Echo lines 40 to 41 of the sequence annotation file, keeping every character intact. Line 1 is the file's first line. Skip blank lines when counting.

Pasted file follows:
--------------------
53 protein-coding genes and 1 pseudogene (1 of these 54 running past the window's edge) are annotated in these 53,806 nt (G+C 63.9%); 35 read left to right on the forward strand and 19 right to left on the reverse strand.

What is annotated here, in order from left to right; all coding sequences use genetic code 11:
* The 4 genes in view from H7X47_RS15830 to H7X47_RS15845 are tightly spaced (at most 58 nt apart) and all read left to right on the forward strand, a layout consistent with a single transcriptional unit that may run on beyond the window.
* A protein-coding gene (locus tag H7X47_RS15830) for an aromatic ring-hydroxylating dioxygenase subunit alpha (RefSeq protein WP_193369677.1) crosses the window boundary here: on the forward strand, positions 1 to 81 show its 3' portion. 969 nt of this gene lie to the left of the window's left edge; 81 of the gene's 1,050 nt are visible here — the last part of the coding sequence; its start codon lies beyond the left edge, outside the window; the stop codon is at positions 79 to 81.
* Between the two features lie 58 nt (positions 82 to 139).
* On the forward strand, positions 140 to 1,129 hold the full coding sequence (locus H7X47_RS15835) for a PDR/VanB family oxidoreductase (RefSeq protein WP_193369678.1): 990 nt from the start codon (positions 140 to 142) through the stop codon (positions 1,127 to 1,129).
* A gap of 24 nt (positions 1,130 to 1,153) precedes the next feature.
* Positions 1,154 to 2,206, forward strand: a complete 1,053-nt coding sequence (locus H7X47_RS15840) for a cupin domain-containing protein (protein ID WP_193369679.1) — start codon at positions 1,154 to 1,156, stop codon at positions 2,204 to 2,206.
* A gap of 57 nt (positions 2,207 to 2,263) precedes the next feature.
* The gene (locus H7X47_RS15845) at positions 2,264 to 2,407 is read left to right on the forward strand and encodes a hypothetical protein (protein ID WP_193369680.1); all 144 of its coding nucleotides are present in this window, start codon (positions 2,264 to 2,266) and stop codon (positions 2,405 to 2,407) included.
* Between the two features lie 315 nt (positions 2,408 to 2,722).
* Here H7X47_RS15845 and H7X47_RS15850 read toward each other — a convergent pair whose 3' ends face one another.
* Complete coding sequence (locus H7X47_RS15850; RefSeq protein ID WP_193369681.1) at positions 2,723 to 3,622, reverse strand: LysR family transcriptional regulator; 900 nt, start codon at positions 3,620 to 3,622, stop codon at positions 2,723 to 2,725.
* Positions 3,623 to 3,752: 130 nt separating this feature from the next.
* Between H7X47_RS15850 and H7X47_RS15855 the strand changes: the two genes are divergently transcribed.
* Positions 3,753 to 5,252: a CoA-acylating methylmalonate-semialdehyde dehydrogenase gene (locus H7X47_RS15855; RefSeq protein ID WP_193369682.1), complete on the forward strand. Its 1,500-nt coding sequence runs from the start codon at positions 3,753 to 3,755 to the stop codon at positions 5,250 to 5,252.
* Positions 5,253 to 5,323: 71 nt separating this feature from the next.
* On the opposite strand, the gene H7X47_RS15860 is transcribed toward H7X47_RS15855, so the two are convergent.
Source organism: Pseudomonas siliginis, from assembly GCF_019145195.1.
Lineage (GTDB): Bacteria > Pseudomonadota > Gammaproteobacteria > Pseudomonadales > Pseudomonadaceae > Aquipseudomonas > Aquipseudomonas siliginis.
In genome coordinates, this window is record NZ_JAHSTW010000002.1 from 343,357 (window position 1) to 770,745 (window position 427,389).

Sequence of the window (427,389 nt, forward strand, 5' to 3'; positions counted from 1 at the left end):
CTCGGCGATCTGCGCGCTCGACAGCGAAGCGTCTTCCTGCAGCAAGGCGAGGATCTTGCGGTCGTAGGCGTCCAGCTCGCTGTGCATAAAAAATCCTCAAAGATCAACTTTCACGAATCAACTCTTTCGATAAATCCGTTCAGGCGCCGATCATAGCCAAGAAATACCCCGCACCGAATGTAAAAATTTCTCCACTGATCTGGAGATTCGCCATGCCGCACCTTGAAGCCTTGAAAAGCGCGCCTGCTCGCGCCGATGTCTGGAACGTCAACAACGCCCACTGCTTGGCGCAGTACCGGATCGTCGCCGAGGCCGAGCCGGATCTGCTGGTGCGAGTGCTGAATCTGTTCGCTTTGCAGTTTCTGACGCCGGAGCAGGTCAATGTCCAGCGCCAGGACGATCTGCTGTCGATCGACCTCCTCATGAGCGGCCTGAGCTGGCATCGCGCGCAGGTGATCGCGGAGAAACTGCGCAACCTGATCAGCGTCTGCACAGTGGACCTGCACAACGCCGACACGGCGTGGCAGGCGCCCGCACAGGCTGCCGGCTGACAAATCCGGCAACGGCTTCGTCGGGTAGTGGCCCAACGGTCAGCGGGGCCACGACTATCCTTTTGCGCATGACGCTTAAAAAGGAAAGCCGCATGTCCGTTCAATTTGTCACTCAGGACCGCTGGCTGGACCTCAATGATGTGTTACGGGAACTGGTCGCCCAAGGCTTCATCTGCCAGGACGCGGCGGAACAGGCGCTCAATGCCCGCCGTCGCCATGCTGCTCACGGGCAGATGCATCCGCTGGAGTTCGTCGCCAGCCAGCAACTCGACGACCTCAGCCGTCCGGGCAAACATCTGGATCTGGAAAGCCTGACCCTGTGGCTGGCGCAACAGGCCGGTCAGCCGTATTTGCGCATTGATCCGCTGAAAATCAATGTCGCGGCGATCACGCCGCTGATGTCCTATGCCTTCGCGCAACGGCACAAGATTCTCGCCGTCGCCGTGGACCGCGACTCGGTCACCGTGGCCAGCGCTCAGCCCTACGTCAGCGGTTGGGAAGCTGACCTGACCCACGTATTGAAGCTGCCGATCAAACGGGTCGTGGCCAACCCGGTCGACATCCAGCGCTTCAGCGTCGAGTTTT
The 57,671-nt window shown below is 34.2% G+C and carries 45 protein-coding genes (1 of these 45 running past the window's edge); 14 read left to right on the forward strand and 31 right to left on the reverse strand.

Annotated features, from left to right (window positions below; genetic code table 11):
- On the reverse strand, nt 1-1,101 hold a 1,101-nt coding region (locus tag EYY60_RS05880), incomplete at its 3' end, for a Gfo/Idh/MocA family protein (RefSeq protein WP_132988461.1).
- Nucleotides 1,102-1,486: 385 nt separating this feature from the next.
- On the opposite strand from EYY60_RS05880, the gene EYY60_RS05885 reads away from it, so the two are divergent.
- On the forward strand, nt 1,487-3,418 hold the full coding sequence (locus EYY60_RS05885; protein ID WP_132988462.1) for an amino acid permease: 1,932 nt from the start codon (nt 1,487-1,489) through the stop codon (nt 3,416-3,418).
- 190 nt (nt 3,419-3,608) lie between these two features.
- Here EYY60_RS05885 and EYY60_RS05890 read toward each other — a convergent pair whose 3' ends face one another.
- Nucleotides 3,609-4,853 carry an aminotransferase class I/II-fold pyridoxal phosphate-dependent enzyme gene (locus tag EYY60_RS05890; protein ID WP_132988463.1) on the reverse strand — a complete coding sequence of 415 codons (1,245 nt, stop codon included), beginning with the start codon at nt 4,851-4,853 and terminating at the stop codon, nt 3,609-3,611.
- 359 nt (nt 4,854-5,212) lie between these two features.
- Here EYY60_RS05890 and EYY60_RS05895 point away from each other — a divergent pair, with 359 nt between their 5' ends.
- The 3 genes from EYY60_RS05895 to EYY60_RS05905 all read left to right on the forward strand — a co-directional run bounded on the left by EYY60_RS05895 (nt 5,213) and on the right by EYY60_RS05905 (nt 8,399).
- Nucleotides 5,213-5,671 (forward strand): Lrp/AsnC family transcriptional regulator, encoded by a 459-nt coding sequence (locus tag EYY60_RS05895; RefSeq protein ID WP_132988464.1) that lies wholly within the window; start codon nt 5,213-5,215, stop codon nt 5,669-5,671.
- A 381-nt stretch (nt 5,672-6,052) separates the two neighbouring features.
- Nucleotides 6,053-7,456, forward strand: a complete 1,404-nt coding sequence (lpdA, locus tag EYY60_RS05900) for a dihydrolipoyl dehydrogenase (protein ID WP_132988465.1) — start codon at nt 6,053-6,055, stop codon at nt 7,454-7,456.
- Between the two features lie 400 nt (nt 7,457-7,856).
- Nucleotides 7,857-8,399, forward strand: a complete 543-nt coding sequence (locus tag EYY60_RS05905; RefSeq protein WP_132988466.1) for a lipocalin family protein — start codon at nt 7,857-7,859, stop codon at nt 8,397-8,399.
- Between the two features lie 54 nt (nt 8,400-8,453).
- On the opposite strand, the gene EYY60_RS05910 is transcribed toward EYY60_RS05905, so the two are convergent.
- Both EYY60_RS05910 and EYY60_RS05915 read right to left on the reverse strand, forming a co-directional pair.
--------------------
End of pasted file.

- Nucleotides 7,857-8,399, forward strand: a complete 543-nt coding sequence (locus tag EYY60_RS05905; RefSeq protein WP_132988466.1) for a lipocalin family protein — start codon at nt 7,857-7,859, stop codon at nt 8,397-8,399.
- Between the two features lie 54 nt (nt 8,400-8,453).